Britain’s best-selling daily, The Sun, is putting up a paywall later this year. That means fans of the tabloid — known for topless “Page 3″ girls and headlines like “Harry The Nazi” (when Prince Harry wore a Nazi outfit to a costume party) and “George Michael Shunts Trucker in Rear” (about a car accident involving the musician) — will have to pay up to read it online.
News International Ltd. Chief Executive Officer Mike Darcey announced the move last night over drinks at Rupert Murdoch’s London headquarters. Darcey, a former gymnast who can still turn backflips, came from pay-TV operator BSkyB. He said television offers lessons for print on convincing consumers to pay for a medium they’re used to getting for free.
“It’s not rocket science but it can be done,” said the New Zealander, who also oversees Murdoch’s other U.K. paper, The Times of London. Darcey credited “strongly differentiated content” for the success of BSkyB (40 percent owned by Murdoch) against free broadcasters like the BBC.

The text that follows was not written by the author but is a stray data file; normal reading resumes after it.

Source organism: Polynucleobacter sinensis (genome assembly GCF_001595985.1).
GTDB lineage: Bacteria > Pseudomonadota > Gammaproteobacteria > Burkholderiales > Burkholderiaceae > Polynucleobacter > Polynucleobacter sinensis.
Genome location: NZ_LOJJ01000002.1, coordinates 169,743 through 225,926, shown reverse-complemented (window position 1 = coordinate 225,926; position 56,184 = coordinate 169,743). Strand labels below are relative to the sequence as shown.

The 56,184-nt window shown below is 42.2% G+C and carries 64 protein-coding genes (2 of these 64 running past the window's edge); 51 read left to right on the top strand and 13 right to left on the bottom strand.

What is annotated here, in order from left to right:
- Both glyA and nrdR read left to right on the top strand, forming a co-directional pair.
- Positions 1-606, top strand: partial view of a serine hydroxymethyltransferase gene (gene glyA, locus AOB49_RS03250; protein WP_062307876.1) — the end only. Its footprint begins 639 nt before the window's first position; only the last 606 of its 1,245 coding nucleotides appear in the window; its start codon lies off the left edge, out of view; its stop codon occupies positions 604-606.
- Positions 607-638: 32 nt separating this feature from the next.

Britain’s Daily Telegraph also announced plans for a paywall yesterday, taking a similar approach to the Financial Times and New York Times, which require subscriptions only after readers have viewed a certain number of articles in any given month. The Times of London has a strict paywall, blocking all viewing without a subscription.
Darcey declined to give specifics on how the paywall will be implemented. The Sun had an average daily circulation of 2.28 million last month, while the online version gets 30 million users a month.